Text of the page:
The History of Backgammon
B. Selrahc, 1979
Gammon Magazine, Preview Edition, 1979
Gammon Magazine It is fitting that the precise origin of backgammon is unknown. No other game has proved as fascinating or has become as enduring a leisure activity. The constant historical references to backgammon demonstrate its universal excitement and enduring popularity.

Shortly after World War I, British archaeologists excavated various biblical sites in Asia Minor and extracted board games decorated by a variety of delicate designs. These game boards have the earliest (but vague) resemblance to our contemporary game. Nonetheless, the subsequent game artifacts, discovered in the same region, came complete with playing pieces and dice.

During the period dominated by the Egypitan culture there is extensive evidence of related gaming boards, many personalized (and identifying the player as a specific Pharaoh or Queen). The royalty of Egypt, as well as their subjects, are portrayed regularly playing these boards. Their tombs were stocked with supplies of these games, perhaps in anticipation of an endless chouette with their accompanying retainers.

Egyptian backgammon

The Egyptians played their game with a dice box, presumably to reduce cheating opportunities as they gambled. Records show that this prudent equipment accessory was copied by both the Romans and the Greeks as they later developed their respective versions of the game.

The ruling class in Greece began their adaptation about a thousand years after the Egyptians. Even as recently as this point in history, there is still confusion in isolating the basic site of the game's origin. It seems that during this same period there were similar basic formats entertaining players in both India and China.

Pachisi Here again we find reminders of backgammon's universal attraction. This period records almost as many regional variations as opinions during an all-night chouette. The Indian game Pachisi, although starting each match with the men off the game board, in its format of play seems an obvious cousin to our contemporary form. Yet, if this Indian game is cited as the specific ancestor of backgammon, how do we refer to the others, played during the same period with comparable styles; SSANG-RYOUK (Southern China and Korea), SHWAN-LIU (Northern China), SAKA (Indo-China), etc.?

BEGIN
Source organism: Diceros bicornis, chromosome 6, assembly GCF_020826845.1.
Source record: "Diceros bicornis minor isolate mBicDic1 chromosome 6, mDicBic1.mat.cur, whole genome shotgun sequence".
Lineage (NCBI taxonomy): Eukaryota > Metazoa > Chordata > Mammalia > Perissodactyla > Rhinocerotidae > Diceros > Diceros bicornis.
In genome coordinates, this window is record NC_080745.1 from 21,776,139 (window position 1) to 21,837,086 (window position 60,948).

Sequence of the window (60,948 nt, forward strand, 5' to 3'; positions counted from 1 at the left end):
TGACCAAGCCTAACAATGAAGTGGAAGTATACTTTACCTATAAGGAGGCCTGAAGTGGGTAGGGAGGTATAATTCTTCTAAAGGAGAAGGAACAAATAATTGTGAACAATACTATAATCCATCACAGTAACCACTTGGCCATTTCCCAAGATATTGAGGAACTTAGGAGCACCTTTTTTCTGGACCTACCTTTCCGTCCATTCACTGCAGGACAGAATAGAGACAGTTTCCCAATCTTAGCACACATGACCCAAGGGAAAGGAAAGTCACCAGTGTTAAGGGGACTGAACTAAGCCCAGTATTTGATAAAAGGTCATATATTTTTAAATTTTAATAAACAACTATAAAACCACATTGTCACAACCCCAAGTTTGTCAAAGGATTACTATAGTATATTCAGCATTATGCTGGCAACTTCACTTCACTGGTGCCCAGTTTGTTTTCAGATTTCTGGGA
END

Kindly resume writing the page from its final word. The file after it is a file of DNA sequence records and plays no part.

European backgammon exposure was a clear fringe benefit of the Roman occupation program. From the early wall paintings there are continuous references to often excessive preoccupation with the game called "Tables." As Europe emerged from the dark ages, its literature and official recordings note endless references to the variations of backgammon.

This is when backgammon became subject to public condemnation. At various times, every section of the establishment got into the act. Even Jefferson joined military leaders, royalty, and clergy in forbidding or limiting play. It seems backgammon was so popular that it often caused negligence, dereliction of duty and/or the society drop-out equivalents to our "beatniks."

Prince Obolensky
Prince Obolensky
Today we find that backgammon is ubiquitous throughout the Mediterranean countries, and the same consistant excitement is undoubtedly taking hold in America. In 1931 the New York Racquet Club, acknowledging popular pressure, formulated a responsible condification of rules of play. This occurred about ten years after someone introduced the "doubling" innovation to backgammon. The excitement and attraction of the game accelerated almost as phenomenally as the option to double the stakes.

Then in 1964, Oby destroyed the last vestiges of backgammon sanity or moderation. Prince Alexis Obolensky held the first international backgammon competition. That event (won by Charlie Wacker) and the similar events that followed gave the news media a valuable novelty to report with its jet-set players in exotic venues. With this publicity, the United States found and embraced the other side of the checker board. The resurgence of backgammon participation has become an unparalleled, ongoing growth phenomenon. And yet, today's backgammon population bears little resemblance to that enviable media image.

The attraction of backgammon has become so pervasive that the players represent every possible variation of age, income and occupation. No other leisure activity can offer the endless variety or flexibility of format. The inherent pleasure which is unique to backgammon presides whenever the dice are picked up. The unique thrill of competition in the final match at the world championships begins every time two people open their backgammon set at the beach.

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